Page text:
In this update of the 1968 sci-fi classic, PLANET OF THE APES features Mark Wahlberg as Leo, an officer in the United States Air Force, working on a space station in 2029. An exploratory aircraft piloted by a monkey disappears into a mysterious electrical field. Against the orders of his commanding officer, Leo follows it to find out what happened. The storm hurtles him through time and space until he crashes on a planet where apes rule and humans are slaves. Ari (Helena Bonham Carter) helps Leo and some of the others escape to a forbidden city that will reveal some of the planet's history. But General Thade (Tim Roth) and his army are in pursuit with orders to destroy them. As Burton promised in interviews, this version does not use the now-famous ending in the first film that showed them the planet they had landed on was Earth. This one ends with a twist that may even top it.

Is it any good?

This is less a remake than a re-imagining of the classic staring Charlton Heston. This version has no loincloth and no Statue of Liberty, and no Roddy McDowell, but Heston does show up for a surprisingly effective cameo -- as one of the apes. As in all of Tim Burton's movies, the art direction in Planet of the Apes is intricate, meticulous, and strangely beautiful. Every detail is a work of art, from the texture of the ape armor to the outline of the spaceship.

Wahlberg makes an appealing, all-American hero, though he is not up to the task of delivering a brief pep talk to the assembled humans. But he is fine in the action scenes and he handles the challenge of kissing females of two different species with reasonable finesse. Overall, the simian performers are better and more believable than the humans. Bonham Carter makes a remarkably fetching ape, using her eyes and body language to deliver a real performance. Roth is a seething presence as the bad guy, Michael Clarke Duncan gives physical and emotional weight to the role of the loyal officer, and Paul Giamatti is hilarious as a slave trader held hostage.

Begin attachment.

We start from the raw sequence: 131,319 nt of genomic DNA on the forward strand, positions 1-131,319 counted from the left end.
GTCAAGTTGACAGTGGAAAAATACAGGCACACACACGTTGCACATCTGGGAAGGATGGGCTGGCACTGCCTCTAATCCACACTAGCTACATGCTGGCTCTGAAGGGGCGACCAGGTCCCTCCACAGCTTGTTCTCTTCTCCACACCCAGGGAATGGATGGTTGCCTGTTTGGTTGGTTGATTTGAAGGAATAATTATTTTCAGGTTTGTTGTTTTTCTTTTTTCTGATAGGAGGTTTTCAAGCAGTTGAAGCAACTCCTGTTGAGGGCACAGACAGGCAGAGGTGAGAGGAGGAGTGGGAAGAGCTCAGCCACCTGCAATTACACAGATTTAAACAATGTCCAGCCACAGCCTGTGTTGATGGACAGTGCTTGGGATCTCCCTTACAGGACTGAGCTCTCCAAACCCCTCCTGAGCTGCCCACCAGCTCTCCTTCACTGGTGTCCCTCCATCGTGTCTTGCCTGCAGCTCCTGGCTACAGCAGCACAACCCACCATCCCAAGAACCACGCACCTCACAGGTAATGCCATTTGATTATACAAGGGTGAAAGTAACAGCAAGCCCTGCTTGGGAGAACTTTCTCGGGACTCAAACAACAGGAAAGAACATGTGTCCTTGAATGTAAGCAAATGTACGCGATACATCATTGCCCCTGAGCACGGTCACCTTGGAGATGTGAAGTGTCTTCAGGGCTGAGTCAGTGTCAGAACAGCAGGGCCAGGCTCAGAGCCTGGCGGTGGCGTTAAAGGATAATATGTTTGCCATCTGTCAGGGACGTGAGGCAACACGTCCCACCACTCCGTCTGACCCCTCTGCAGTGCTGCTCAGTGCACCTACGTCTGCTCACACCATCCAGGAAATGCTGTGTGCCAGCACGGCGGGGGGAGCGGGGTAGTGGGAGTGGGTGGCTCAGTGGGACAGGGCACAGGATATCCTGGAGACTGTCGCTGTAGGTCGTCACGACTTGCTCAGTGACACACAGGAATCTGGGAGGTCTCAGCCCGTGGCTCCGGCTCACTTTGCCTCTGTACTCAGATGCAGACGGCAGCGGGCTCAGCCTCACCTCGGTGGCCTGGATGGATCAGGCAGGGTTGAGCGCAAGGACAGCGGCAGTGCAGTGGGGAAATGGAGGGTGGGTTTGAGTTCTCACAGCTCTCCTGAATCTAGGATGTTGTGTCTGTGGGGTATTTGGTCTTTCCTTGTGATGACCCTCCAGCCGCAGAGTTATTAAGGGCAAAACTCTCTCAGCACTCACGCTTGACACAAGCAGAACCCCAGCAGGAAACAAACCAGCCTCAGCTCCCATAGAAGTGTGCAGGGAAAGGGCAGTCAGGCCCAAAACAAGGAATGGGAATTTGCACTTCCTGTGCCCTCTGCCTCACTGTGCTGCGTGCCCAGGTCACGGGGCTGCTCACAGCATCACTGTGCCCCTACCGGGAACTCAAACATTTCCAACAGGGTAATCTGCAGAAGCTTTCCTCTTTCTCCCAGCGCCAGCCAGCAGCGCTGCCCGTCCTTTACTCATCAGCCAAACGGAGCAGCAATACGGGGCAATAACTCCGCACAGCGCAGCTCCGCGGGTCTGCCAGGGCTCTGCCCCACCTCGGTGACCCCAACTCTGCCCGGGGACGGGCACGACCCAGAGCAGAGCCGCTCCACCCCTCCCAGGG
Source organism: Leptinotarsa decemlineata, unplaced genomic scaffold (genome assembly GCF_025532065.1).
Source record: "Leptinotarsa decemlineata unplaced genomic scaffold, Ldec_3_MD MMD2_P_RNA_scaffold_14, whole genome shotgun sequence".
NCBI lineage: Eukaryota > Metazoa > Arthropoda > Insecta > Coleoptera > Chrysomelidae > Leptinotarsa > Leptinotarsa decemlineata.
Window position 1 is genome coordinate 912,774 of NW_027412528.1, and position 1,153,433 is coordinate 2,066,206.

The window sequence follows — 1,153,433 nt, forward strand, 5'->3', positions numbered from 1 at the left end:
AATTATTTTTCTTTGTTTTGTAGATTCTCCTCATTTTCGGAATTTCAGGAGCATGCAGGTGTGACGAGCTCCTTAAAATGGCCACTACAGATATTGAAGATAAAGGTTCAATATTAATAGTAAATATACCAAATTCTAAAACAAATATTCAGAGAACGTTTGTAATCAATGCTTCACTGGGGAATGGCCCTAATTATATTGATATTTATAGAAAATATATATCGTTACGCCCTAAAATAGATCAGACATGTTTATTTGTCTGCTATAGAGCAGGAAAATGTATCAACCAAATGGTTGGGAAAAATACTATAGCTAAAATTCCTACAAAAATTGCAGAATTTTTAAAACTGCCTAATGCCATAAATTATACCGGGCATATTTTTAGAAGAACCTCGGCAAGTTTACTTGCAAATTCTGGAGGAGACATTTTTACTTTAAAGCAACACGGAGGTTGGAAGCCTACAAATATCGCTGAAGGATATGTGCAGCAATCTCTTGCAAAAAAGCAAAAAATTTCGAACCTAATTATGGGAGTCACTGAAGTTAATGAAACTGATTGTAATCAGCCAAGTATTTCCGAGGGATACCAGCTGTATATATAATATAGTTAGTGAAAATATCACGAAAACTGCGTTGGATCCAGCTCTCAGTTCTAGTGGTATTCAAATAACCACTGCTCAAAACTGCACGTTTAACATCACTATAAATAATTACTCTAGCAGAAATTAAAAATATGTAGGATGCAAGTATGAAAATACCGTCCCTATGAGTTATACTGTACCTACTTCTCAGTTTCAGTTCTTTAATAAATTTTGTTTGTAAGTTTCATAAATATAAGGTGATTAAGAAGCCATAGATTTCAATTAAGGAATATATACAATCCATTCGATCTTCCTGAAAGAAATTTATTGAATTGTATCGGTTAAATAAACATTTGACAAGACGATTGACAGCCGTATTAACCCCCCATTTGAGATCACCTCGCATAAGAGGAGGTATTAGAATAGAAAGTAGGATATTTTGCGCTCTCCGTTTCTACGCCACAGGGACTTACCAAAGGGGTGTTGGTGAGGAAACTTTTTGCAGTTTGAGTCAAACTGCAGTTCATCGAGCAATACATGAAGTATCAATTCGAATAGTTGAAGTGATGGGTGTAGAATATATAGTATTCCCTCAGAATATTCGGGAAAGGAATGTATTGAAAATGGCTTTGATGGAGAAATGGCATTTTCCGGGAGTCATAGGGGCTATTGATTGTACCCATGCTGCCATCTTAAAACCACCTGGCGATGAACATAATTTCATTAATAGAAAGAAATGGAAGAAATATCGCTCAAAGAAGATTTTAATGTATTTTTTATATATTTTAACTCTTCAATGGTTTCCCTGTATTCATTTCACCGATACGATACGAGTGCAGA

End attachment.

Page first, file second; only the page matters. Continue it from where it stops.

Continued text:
Talk to your kids about ...

  • Families can talk about the way that Burton makes unabashedly clear the parallels between the views of the apes toward humans and the views of racists and other bigots on Earth. Like those who have argued for segregation, apartheid, genocide, and "ethnic cleansing," the apes find justification for their oppression of humans by insisting that humans are inferior creatures who have no souls or by demonizing them. The apes seem to have no problem with sub-species distinctions, and different kinds of apes work and socialize without any distinctions.

  • Not only was this movie a remake of a classic sci-fi movie, but it's also based on a 1963 novel. What would be the challenges in adapting not only a classic movie, but also the novel on which both movies were based? 

  • Many viewers and reviewers had a problem with the movie's ending. The ending of the 1968 movie is a well-known final image even to those who have never seen it, and the makers of this version opted for a deviation from this. What do you see as the challenges in creating an ending that is both visually exciting, but also fits the logic of the story arc that preceded it? 

Movie details